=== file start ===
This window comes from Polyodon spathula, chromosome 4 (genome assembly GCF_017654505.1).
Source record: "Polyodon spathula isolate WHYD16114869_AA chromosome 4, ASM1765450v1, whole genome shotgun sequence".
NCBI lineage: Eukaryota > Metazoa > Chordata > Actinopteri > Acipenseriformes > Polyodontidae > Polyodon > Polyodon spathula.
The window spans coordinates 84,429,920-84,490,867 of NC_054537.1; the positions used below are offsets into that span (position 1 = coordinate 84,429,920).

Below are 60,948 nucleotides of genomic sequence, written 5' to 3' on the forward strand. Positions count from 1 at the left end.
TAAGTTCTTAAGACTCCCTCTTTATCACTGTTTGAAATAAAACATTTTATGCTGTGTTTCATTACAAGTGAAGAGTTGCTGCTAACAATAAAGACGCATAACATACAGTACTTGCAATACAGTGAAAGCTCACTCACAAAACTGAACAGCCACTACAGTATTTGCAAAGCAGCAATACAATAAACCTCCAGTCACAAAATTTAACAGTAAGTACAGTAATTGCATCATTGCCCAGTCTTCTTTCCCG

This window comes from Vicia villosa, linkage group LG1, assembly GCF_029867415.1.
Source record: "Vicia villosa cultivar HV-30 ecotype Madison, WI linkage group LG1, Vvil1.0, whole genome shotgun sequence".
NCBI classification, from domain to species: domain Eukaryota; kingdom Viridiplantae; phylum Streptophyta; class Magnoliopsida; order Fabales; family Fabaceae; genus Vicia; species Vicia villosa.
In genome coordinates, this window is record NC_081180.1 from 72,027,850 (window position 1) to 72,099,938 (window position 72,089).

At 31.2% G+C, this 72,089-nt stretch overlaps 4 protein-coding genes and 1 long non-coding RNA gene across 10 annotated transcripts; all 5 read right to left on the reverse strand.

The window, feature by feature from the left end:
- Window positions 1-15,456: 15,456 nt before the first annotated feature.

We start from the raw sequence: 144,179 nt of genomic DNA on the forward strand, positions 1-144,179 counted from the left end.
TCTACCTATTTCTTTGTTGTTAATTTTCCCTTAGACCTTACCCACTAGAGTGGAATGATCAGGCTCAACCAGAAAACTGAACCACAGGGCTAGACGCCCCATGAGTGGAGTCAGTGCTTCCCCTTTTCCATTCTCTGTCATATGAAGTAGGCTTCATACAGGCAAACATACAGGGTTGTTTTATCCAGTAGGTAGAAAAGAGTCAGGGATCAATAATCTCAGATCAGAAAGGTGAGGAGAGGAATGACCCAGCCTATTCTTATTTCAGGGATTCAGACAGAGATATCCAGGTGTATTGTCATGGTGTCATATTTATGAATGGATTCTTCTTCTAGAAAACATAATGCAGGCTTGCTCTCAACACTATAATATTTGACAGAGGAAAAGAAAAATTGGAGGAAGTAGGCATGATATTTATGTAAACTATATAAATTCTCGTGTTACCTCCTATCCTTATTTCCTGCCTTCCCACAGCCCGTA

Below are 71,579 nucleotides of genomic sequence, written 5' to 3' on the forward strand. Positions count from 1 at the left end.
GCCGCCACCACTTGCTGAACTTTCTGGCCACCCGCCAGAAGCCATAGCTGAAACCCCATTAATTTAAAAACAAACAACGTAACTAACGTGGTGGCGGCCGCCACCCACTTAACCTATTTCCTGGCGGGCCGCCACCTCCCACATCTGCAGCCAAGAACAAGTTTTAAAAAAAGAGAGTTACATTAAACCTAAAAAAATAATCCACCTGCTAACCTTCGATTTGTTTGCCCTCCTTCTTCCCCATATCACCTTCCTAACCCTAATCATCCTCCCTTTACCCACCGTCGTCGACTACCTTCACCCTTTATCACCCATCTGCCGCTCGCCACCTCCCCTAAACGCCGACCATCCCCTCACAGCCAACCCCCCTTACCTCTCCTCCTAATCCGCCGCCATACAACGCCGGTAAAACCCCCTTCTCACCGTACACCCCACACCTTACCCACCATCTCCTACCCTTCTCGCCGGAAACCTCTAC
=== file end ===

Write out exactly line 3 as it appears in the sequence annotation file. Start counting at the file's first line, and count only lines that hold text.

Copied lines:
NCBI lineage: Eukaryota > Metazoa > Chordata > Actinopteri > Acipenseriformes > Polyodontidae > Polyodon > Polyodon spathula.